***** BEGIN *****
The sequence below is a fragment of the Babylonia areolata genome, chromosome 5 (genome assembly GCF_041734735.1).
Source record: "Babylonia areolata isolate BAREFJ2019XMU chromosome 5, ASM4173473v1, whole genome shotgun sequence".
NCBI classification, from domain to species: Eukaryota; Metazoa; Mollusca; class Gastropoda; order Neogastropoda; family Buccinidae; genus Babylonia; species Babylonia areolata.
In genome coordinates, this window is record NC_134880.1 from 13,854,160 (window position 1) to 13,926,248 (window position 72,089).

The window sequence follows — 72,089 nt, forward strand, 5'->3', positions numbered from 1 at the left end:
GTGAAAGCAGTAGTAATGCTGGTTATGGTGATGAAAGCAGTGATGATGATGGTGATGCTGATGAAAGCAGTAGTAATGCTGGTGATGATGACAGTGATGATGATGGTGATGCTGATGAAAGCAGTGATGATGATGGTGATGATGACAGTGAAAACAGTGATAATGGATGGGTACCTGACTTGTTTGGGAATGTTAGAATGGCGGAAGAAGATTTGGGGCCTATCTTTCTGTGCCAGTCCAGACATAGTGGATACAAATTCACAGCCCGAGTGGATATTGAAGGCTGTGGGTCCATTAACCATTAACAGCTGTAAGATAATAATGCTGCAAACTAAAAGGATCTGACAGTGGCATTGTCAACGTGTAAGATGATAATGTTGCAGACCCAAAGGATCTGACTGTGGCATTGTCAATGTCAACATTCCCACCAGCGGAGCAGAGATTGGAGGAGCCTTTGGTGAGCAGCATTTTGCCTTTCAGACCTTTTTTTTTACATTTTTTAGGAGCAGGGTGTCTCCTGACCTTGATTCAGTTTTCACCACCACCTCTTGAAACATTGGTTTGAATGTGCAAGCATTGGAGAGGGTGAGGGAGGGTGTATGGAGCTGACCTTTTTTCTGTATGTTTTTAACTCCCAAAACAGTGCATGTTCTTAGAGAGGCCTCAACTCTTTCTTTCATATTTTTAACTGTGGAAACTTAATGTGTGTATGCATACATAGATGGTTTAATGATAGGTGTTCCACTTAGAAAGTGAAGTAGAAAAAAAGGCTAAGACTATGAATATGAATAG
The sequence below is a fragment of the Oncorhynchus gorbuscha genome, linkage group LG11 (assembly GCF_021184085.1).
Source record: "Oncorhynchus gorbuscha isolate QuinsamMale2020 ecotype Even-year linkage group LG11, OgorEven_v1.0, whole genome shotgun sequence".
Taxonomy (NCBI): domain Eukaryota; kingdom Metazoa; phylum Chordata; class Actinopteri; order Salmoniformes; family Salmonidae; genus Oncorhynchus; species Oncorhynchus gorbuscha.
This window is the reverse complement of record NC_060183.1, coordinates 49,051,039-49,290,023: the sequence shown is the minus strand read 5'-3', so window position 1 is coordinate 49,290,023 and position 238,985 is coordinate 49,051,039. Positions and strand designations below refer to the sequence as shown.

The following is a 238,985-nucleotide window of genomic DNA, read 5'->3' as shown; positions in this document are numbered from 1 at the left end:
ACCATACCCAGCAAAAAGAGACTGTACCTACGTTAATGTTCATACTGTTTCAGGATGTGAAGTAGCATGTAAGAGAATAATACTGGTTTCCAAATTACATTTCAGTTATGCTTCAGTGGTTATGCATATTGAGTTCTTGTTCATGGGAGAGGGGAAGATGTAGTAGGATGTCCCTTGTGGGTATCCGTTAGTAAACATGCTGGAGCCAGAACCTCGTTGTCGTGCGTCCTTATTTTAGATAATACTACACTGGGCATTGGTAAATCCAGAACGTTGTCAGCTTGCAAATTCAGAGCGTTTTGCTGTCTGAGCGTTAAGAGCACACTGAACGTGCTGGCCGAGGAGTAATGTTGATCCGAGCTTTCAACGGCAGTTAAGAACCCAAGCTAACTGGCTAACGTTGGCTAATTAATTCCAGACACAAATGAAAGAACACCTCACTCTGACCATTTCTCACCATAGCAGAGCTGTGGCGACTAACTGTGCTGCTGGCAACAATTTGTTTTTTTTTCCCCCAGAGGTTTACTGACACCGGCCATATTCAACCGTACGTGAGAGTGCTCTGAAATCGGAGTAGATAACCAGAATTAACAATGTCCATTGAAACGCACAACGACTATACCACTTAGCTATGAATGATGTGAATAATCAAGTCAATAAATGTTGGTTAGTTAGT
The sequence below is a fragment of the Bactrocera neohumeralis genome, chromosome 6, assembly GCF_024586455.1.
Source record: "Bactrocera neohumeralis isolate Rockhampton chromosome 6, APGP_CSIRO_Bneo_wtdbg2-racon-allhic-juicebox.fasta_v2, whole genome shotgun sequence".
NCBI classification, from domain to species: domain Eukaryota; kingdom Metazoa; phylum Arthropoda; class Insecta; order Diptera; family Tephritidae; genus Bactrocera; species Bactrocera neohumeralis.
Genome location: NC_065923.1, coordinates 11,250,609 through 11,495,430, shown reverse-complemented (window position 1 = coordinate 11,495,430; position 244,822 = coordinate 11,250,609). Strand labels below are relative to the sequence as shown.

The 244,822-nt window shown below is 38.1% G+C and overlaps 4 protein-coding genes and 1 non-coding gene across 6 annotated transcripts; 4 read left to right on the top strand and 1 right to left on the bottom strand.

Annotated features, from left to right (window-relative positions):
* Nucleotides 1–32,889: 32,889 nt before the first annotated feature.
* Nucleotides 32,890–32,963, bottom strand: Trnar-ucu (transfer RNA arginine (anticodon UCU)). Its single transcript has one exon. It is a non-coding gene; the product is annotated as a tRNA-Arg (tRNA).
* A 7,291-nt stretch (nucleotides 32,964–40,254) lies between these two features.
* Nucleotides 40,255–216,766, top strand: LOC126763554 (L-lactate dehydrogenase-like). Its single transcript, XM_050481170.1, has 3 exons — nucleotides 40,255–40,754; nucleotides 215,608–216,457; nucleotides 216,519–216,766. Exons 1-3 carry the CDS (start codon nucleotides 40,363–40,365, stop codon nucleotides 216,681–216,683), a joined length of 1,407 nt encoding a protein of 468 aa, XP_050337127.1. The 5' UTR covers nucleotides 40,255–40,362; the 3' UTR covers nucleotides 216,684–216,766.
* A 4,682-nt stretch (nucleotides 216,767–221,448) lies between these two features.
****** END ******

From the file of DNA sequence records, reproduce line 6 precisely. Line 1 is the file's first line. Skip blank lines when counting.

GTGAAAGCAGTAGTAATGCTGGTTATGGTGATGAAAGCAGTGATGATGATGGTGATGCTGATGAAAGCAGTAGTAATGCTGGTGATGATGACAGTGATGATGATGGTGATGCTGATGAAAGCAGTGATGATGATGGTGATGATGACAGTGAAAACAGTGATAATGGATGGGTACCTGACTTGTTTGGGAATGTTAGAATGGCGGAAGAAGATTTGGGGCCTATCTTTCTGTGCCAGTCCAGACATAGTGGATACAAATTCACAGCCCGAGTGGATATTGAAGGCTGTGGGTCCATTAACCATTAACAGCTGTAAGATAATAATGCTGCAAACTAAAAGGATCTGACAGTGGCATTGTCAACGTGTAAGATGATAATGTTGCAGACCCAAAGGATCTGACTGTGGCATTGTCAATGTCAACATTCCCACCAGCGGAGCAGAGATTGGAGGAGCCTTTGGTGAGCAGCATTTTGCCTTTCAGACCTTTTTTTTTACATTTTTTAGGAGCAGGGTGTCTCCTGACCTTGATTCAGTTTTCACCACCACCTCTTGAAACATTGGTTTGAATGTGCAAGCATTGGAGAGGGTGAGGGAGGGTGTATGGAGCTGACCTTTTTTCTGTATGTTTTTAACTCCCAAAACAGTGCATGTTCTTAGAGAGGCCTCAACTCTTTCTTTCATATTTTTAACTGTGGAAACTTAATGTGTGTATGCATACATAGATGGTTTAATGATAGGTGTTCCACTTAGAAAGTGAAGTAGAAAAAAAGGCTAAGACTATGAATATGAATAG